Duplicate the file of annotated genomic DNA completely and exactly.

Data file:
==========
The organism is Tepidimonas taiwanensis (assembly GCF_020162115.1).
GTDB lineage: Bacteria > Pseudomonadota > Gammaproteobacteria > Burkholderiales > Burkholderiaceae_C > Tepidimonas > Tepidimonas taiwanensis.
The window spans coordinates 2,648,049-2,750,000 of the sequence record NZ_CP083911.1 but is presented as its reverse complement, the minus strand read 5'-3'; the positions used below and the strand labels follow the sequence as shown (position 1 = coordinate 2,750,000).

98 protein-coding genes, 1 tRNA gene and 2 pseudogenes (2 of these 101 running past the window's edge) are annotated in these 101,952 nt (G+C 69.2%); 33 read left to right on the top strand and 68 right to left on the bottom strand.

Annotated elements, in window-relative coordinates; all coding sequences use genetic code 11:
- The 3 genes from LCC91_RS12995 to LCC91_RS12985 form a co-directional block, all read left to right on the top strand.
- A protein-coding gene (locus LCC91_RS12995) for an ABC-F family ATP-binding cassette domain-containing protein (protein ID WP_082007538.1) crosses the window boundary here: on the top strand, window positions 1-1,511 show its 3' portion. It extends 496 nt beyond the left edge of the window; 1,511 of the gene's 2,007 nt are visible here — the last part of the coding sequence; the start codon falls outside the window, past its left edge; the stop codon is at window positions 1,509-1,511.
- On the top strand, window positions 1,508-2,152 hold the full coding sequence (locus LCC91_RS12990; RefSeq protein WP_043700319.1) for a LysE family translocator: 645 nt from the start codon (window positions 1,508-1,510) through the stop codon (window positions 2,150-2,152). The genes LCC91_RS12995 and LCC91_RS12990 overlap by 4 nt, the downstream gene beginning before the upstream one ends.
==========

The organism is Tepidimonas taiwanensis (assembly GCF_020162115.1).
GTDB lineage: Bacteria > Pseudomonadota > Gammaproteobacteria > Burkholderiales > Burkholderiaceae_C > Tepidimonas > Tepidimonas taiwanensis.
The window spans coordinates 2,648,049-2,750,000 of the sequence record NZ_CP083911.1 but is presented as its reverse complement, the minus strand read 5'-3'; the positions used below and the strand labels follow the sequence as shown (position 1 = coordinate 2,750,000).

98 protein-coding genes, 1 tRNA gene and 2 pseudogenes (2 of these 101 running past the window's edge) are annotated in these 101,952 nt (G+C 69.2%); 33 read left to right on the top strand and 68 right to left on the bottom strand.

Annotated elements, in window-relative coordinates; all coding sequences use genetic code 11:
- The 3 genes from LCC91_RS12995 to LCC91_RS12985 form a co-directional block, all read left to right on the top strand.
- A protein-coding gene (locus LCC91_RS12995) for an ABC-F family ATP-binding cassette domain-containing protein (protein ID WP_082007538.1) crosses the window boundary here: on the top strand, window positions 1-1,511 show its 3' portion. It extends 496 nt beyond the left edge of the window; 1,511 of the gene's 2,007 nt are visible here — the last part of the coding sequence; the start codon falls outside the window, past its left edge; the stop codon is at window positions 1,509-1,511.
- On the top strand, window positions 1,508-2,152 hold the full coding sequence (locus LCC91_RS12990; RefSeq protein WP_043700319.1) for a LysE family translocator: 645 nt from the start codon (window positions 1,508-1,510) through the stop codon (window positions 2,150-2,152). The genes LCC91_RS12995 and LCC91_RS12990 overlap by 4 nt, the downstream gene beginning before the upstream one ends.